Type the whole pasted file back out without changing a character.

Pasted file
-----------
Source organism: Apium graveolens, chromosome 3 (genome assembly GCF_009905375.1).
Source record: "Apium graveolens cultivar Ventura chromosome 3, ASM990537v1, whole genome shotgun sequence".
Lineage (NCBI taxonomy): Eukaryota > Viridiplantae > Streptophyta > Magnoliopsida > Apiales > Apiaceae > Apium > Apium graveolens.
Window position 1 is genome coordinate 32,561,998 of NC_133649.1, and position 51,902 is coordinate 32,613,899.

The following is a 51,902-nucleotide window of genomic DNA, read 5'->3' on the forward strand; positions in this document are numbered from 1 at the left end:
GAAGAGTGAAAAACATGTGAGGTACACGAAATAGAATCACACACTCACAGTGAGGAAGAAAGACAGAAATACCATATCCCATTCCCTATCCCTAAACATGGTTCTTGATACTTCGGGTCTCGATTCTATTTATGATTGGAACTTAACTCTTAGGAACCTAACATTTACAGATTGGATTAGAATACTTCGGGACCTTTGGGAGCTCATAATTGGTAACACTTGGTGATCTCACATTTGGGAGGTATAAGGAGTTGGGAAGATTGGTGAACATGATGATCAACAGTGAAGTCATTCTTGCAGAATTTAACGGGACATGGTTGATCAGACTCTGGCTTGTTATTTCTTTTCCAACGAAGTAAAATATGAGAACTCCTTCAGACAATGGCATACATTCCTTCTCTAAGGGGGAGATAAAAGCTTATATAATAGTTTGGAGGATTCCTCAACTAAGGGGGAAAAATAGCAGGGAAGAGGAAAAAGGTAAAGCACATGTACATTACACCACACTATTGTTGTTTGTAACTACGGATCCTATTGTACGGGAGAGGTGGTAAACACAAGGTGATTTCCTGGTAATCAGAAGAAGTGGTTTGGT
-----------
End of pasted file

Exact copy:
Source organism: Apium graveolens, chromosome 3 (genome assembly GCF_009905375.1).
Source record: "Apium graveolens cultivar Ventura chromosome 3, ASM990537v1, whole genome shotgun sequence".
Lineage (NCBI taxonomy): Eukaryota > Viridiplantae > Streptophyta > Magnoliopsida > Apiales > Apiaceae > Apium > Apium graveolens.
Window position 1 is genome coordinate 32,561,998 of NC_133649.1, and position 51,902 is coordinate 32,613,899.

The following is a 51,902-nucleotide window of genomic DNA, read 5'->3' on the forward strand; positions in this document are numbered from 1 at the left end:
GAAGAGTGAAAAACATGTGAGGTACACGAAATAGAATCACACACTCACAGTGAGGAAGAAAGACAGAAATACCATATCCCATTCCCTATCCCTAAACATGGTTCTTGATACTTCGGGTCTCGATTCTATTTATGATTGGAACTTAACTCTTAGGAACCTAACATTTACAGATTGGATTAGAATACTTCGGGACCTTTGGGAGCTCATAATTGGTAACACTTGGTGATCTCACATTTGGGAGGTATAAGGAGTTGGGAAGATTGGTGAACATGATGATCAACAGTGAAGTCATTCTTGCAGAATTTAACGGGACATGGTTGATCAGACTCTGGCTTGTTATTTCTTTTCCAACGAAGTAAAATATGAGAACTCCTTCAGACAATGGCATACATTCCTTCTCTAAGGGGGAGATAAAAGCTTATATAATAGTTTGGAGGATTCCTCAACTAAGGGGGAAAAATAGCAGGGAAGAGGAAAAAGGTAAAGCACATGTACATTACACCACACTATTGTTGTTTGTAACTACGGATCCTATTGTACGGGAGAGGTGGTAAACACAAGGTGATTTCCTGGTAATCAGAAGAAGTGGTTTGGT